By this time, Dillinger and company knew something was up and got away through a back window. Later, Baby Face Nelson, one of Dillinger's gang, met up with three of the lawmen and drew his gun before they knew what was happening: one special agent was killed, another wounded, along with a local cop.
The fiasco was very painful to Purvis and even more so to Hoover. Hoover took a deep breath, doubled the resources on the project and increased the reward to $10,000.
Several weeks later, Purvis got another break. Anna Sage, a madam in Chicago, agreed to turn over Dillinger for the reward and some assistance with her deportation order. She and her girlfriend were going to a movie with Dillinger the next evening. Purvis had the theater surrounded.
When Dillinger walked out of the theater with the two women, either he saw the agents or sensed something was wrong. He ran down the alley next to the theater. The hail of gunfire brought him down. Public Enemy Number One was dead.
The press really took notice this time and looked upon the death of Dillinger as a critical crossroads in the war on crime. Purvis got all the glory and Hoover resented it. He had intended for the Bureau and himself to get the praise. To Hoover's annoyance, Purvis then had the gall to then track down Pretty Boy Floyd and kill him. This time, the pictures had Hoover and Purvis, but Purvis was not forgiven. Hoover was very tired of seeing headlines about Melvin Purvis in bold type.
Purvis didn't seem to get the message and set his sights on Baby Face Nelson. As the agents closed in on Nelson, a gun fight erupted which ended in the death of agents Sam Cowley and Herman Hollis. Purvis vowed he would get Nelson and he had: Nelson died shortly after the gun fight from wounds he sustained from the agents.
Hoover was very jealous of publicity. He never forgave Purvis for hogging all the glory for the gangster killings. Eventually Purvis was harassed until he resigned from the Bureau. Even after he left, Hoover interfered with the jobs he tried to get. Purvis committed suicide in 1960 with the same gun he used when Dillinger was shot. Powers saw Hoover's behavior as an example of "the cold inhumanity of Hoover's hatred toward anyone who had, in his estimate, threatened him or the Bureau... Only absolute loyalty satisfied Hoover; the smallest slight was likely to be interpreted as treachery." Melvin's widow thanked Hoover for not coming to his funeral.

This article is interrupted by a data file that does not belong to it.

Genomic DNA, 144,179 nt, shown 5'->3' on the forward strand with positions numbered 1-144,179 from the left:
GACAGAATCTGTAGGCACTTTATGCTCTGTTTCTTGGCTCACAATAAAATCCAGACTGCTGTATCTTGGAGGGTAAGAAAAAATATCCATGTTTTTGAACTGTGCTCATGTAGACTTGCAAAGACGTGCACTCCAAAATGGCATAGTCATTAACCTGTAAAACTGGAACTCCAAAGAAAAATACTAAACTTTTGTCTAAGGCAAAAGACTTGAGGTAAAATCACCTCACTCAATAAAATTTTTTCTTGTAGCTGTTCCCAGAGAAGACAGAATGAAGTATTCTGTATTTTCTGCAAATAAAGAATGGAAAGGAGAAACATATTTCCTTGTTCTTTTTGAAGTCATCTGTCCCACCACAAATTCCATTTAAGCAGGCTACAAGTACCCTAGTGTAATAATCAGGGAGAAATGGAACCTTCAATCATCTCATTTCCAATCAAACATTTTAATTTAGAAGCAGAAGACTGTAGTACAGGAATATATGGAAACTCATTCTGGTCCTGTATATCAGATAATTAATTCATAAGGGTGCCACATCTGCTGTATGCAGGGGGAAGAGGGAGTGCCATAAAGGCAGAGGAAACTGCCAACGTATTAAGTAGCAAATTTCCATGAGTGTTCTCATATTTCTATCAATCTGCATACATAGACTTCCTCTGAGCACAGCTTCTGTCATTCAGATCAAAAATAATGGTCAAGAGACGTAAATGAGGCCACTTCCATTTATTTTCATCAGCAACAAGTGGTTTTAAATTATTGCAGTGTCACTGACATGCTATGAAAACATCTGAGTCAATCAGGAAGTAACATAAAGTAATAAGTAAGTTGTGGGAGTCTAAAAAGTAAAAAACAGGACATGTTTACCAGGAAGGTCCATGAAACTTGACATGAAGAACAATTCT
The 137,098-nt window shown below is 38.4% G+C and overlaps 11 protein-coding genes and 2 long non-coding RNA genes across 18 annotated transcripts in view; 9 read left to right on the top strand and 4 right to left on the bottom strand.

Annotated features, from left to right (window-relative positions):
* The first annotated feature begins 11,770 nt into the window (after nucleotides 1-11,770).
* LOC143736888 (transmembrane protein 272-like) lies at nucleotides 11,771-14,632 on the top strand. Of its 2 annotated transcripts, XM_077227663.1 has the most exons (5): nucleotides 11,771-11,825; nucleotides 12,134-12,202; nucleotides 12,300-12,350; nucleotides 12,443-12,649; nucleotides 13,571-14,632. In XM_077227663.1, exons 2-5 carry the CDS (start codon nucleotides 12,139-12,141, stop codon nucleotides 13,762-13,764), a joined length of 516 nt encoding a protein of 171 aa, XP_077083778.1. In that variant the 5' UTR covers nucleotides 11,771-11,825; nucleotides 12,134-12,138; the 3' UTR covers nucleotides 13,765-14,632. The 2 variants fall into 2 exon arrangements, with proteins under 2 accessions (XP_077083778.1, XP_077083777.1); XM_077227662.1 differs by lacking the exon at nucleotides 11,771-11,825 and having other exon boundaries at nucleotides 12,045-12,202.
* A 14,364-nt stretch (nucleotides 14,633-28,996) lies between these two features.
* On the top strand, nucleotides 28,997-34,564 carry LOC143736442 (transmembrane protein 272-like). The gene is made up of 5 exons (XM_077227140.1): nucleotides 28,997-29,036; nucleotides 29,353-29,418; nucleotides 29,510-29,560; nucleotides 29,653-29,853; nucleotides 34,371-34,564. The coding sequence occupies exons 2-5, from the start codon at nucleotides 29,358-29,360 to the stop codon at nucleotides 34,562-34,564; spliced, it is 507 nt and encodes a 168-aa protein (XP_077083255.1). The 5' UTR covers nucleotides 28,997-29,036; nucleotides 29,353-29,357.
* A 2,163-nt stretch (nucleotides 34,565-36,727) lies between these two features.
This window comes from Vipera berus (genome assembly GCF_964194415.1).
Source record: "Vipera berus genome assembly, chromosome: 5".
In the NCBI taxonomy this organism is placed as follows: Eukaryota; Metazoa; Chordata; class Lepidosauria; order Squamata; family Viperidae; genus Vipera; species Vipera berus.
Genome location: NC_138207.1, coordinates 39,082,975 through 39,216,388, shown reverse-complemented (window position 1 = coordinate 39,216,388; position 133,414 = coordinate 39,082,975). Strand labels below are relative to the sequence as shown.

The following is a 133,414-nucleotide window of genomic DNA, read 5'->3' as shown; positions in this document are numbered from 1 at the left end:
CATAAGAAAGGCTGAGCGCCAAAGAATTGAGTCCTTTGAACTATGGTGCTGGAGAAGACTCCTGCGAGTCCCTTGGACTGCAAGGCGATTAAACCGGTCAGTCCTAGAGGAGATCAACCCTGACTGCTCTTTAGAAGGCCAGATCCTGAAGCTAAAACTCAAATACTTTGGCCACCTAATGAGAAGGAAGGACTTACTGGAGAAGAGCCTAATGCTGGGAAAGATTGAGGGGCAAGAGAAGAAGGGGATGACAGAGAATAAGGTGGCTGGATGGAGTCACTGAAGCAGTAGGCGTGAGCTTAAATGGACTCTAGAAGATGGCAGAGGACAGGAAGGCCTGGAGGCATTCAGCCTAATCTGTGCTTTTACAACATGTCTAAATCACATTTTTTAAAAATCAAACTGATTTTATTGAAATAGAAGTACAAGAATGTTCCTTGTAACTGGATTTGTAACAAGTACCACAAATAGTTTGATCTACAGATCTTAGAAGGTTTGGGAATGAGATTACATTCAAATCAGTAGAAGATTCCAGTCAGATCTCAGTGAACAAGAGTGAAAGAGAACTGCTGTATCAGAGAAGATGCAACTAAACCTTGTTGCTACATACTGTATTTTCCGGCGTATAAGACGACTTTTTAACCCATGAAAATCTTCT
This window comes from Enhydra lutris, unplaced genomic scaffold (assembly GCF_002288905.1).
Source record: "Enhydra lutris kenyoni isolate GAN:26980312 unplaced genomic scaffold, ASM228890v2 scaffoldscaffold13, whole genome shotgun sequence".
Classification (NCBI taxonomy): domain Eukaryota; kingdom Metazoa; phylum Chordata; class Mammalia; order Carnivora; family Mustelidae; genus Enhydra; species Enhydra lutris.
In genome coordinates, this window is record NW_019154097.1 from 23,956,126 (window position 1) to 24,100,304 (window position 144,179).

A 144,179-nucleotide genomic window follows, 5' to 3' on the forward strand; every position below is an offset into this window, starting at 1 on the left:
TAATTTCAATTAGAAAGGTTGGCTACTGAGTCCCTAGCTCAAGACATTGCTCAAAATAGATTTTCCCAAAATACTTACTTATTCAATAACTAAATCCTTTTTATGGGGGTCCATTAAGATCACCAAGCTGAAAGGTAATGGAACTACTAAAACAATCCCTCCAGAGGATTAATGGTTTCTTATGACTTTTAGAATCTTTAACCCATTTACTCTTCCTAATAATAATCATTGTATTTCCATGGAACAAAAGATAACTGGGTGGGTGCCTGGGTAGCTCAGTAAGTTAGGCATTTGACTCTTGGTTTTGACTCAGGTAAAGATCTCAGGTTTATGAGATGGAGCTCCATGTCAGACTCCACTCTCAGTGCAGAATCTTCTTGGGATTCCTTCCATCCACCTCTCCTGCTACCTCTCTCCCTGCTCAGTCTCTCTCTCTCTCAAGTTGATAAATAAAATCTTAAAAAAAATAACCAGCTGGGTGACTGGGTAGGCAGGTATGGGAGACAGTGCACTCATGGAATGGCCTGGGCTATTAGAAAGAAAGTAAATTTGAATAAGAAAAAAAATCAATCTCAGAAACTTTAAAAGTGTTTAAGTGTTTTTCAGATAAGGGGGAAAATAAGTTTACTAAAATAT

Hoover himself was very capable of accepting credit that belonged to someone else. In 1932, when Charles Lindbergh's infant son was kidnapped and murdered, Hoover wanted to play a role in catching the kidnappers, but was essentially told by the head of the New Jersey State Police, Norman Schwartzkopf (father of the Desert Storm Schwartzkopf) to mind his own business.
The very clever Elmer Irey, head law enforcement officer for the Treasury made sure that the ransom money included many gold certificates with registered numbers. In 1933, the U.S. went off the gold standard people needed to exchange their gold certificates for other currency.
In the interim, the Lindbergh Law had been passed giving the FBI jurisdiction in kidnapping cases. Hoover persuaded Roosevelt to give the Bureau sole jurisdiction in the Lindbergh case and pull Irey and the Treasury agents off the case. When the kidnapper was finally captured, it was not due to any scientific investigation on the part of the Bureau, but rather the fact that a service station attendant wrote down a license tag number on the back of the gold certificate used to buy gasoline.